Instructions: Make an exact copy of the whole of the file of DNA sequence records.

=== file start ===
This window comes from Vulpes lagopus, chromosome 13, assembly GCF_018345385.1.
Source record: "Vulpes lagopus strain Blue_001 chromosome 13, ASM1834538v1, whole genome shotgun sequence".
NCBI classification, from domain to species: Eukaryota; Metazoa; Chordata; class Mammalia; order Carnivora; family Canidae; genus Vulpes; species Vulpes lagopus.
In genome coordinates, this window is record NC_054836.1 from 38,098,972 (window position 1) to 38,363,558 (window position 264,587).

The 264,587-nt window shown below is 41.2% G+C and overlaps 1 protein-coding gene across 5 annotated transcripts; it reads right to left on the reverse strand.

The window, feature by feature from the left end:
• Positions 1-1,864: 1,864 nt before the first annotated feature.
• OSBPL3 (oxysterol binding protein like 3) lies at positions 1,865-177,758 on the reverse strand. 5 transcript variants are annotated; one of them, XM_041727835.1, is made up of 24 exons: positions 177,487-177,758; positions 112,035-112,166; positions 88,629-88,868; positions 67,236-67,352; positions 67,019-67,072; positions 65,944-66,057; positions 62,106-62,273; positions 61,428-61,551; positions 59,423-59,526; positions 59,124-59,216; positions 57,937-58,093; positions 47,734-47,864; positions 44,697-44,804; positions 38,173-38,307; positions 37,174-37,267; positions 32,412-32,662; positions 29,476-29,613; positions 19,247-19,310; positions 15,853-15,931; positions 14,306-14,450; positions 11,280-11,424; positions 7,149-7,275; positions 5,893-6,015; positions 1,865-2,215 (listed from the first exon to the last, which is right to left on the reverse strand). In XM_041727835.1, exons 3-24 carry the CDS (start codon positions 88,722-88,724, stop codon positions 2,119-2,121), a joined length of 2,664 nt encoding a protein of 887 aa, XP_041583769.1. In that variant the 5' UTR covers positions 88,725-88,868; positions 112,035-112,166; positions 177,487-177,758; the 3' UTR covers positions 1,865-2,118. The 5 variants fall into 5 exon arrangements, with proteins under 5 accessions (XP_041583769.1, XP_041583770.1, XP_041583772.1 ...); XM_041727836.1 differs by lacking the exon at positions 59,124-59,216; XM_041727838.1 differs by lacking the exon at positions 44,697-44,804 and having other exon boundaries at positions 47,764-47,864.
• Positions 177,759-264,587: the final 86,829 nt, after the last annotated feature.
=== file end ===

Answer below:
This window comes from Vulpes lagopus, chromosome 13, assembly GCF_018345385.1.
Source record: "Vulpes lagopus strain Blue_001 chromosome 13, ASM1834538v1, whole genome shotgun sequence".
NCBI classification, from domain to species: Eukaryota; Metazoa; Chordata; class Mammalia; order Carnivora; family Canidae; genus Vulpes; species Vulpes lagopus.
In genome coordinates, this window is record NC_054836.1 from 38,098,972 (window position 1) to 38,363,558 (window position 264,587).

The 264,587-nt window shown below is 41.2% G+C and overlaps 1 protein-coding gene across 5 annotated transcripts; it reads right to left on the reverse strand.

The window, feature by feature from the left end:
• Positions 1-1,864: 1,864 nt before the first annotated feature.
• OSBPL3 (oxysterol binding protein like 3) lies at positions 1,865-177,758 on the reverse strand. 5 transcript variants are annotated; one of them, XM_041727835.1, is made up of 24 exons: positions 177,487-177,758; positions 112,035-112,166; positions 88,629-88,868; positions 67,236-67,352; positions 67,019-67,072; positions 65,944-66,057; positions 62,106-62,273; positions 61,428-61,551; positions 59,423-59,526; positions 59,124-59,216; positions 57,937-58,093; positions 47,734-47,864; positions 44,697-44,804; positions 38,173-38,307; positions 37,174-37,267; positions 32,412-32,662; positions 29,476-29,613; positions 19,247-19,310; positions 15,853-15,931; positions 14,306-14,450; positions 11,280-11,424; positions 7,149-7,275; positions 5,893-6,015; positions 1,865-2,215 (listed from the first exon to the last, which is right to left on the reverse strand). In XM_041727835.1, exons 3-24 carry the CDS (start codon positions 88,722-88,724, stop codon positions 2,119-2,121), a joined length of 2,664 nt encoding a protein of 887 aa, XP_041583769.1. In that variant the 5' UTR covers positions 88,725-88,868; positions 112,035-112,166; positions 177,487-177,758; the 3' UTR covers positions 1,865-2,118. The 5 variants fall into 5 exon arrangements, with proteins under 5 accessions (XP_041583769.1, XP_041583770.1, XP_041583772.1 ...); XM_041727836.1 differs by lacking the exon at positions 59,124-59,216; XM_041727838.1 differs by lacking the exon at positions 44,697-44,804 and having other exon boundaries at positions 47,764-47,864.
• Positions 177,759-264,587: the final 86,829 nt, after the last annotated feature.